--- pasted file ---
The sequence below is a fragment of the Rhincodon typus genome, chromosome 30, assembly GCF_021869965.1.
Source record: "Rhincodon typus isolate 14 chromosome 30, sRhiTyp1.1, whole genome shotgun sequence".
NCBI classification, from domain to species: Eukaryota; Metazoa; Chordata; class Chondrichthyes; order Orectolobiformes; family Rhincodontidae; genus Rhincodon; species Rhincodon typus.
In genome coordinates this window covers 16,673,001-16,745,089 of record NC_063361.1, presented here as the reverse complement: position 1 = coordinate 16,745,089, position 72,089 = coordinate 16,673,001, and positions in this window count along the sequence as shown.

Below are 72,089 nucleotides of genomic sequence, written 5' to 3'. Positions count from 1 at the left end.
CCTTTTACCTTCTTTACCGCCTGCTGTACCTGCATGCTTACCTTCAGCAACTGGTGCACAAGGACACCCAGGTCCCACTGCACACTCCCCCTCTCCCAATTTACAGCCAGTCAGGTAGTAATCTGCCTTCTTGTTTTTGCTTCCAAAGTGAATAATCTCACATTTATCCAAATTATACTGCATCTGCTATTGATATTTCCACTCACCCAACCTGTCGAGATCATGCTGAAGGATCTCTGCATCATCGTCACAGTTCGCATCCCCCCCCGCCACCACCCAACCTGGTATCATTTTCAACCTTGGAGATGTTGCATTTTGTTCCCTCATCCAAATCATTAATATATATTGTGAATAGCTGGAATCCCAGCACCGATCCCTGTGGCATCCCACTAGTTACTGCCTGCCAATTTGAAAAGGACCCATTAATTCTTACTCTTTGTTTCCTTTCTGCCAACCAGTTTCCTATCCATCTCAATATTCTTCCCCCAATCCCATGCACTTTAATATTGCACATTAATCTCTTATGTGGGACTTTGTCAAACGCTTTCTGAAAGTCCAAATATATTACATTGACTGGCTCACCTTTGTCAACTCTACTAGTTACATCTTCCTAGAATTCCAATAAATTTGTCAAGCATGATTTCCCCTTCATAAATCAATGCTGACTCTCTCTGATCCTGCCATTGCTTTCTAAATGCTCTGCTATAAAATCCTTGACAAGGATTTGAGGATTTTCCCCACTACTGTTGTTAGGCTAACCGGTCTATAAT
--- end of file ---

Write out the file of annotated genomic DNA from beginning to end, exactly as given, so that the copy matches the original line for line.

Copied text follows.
The sequence below is a fragment of the Rhincodon typus genome, chromosome 30, assembly GCF_021869965.1.
Source record: "Rhincodon typus isolate 14 chromosome 30, sRhiTyp1.1, whole genome shotgun sequence".
NCBI classification, from domain to species: Eukaryota; Metazoa; Chordata; class Chondrichthyes; order Orectolobiformes; family Rhincodontidae; genus Rhincodon; species Rhincodon typus.
In genome coordinates this window covers 16,673,001-16,745,089 of record NC_063361.1, presented here as the reverse complement: position 1 = coordinate 16,745,089, position 72,089 = coordinate 16,673,001, and positions in this window count along the sequence as shown.

Below are 72,089 nucleotides of genomic sequence, written 5' to 3'. Positions count from 1 at the left end.
CCTTTTACCTTCTTTACCGCCTGCTGTACCTGCATGCTTACCTTCAGCAACTGGTGCACAAGGACACCCAGGTCCCACTGCACACTCCCCCTCTCCCAATTTACAGCCAGTCAGGTAGTAATCTGCCTTCTTGTTTTTGCTTCCAAAGTGAATAATCTCACATTTATCCAAATTATACTGCATCTGCTATTGATATTTCCACTCACCCAACCTGTCGAGATCATGCTGAAGGATCTCTGCATCATCGTCACAGTTCGCATCCCCCCCCGCCACCACCCAACCTGGTATCATTTTCAACCTTGGAGATGTTGCATTTTGTTCCCTCATCCAAATCATTAATATATATTGTGAATAGCTGGAATCCCAGCACCGATCCCTGTGGCATCCCACTAGTTACTGCCTGCCAATTTGAAAAGGACCCATTAATTCTTACTCTTTGTTTCCTTTCTGCCAACCAGTTTCCTATCCATCTCAATATTCTTCCCCCAATCCCATGCACTTTAATATTGCACATTAATCTCTTATGTGGGACTTTGTCAAACGCTTTCTGAAAGTCCAAATATATTACATTGACTGGCTCACCTTTGTCAACTCTACTAGTTACATCTTCCTAGAATTCCAATAAATTTGTCAAGCATGATTTCCCCTTCATAAATCAATGCTGACTCTCTCTGATCCTGCCATTGCTTTCTAAATGCTCTGCTATAAAATCCTTGACAAGGATTTGAGGATTTTCCCCACTACTGTTGTTAGGCTAACCGGTCTATAAT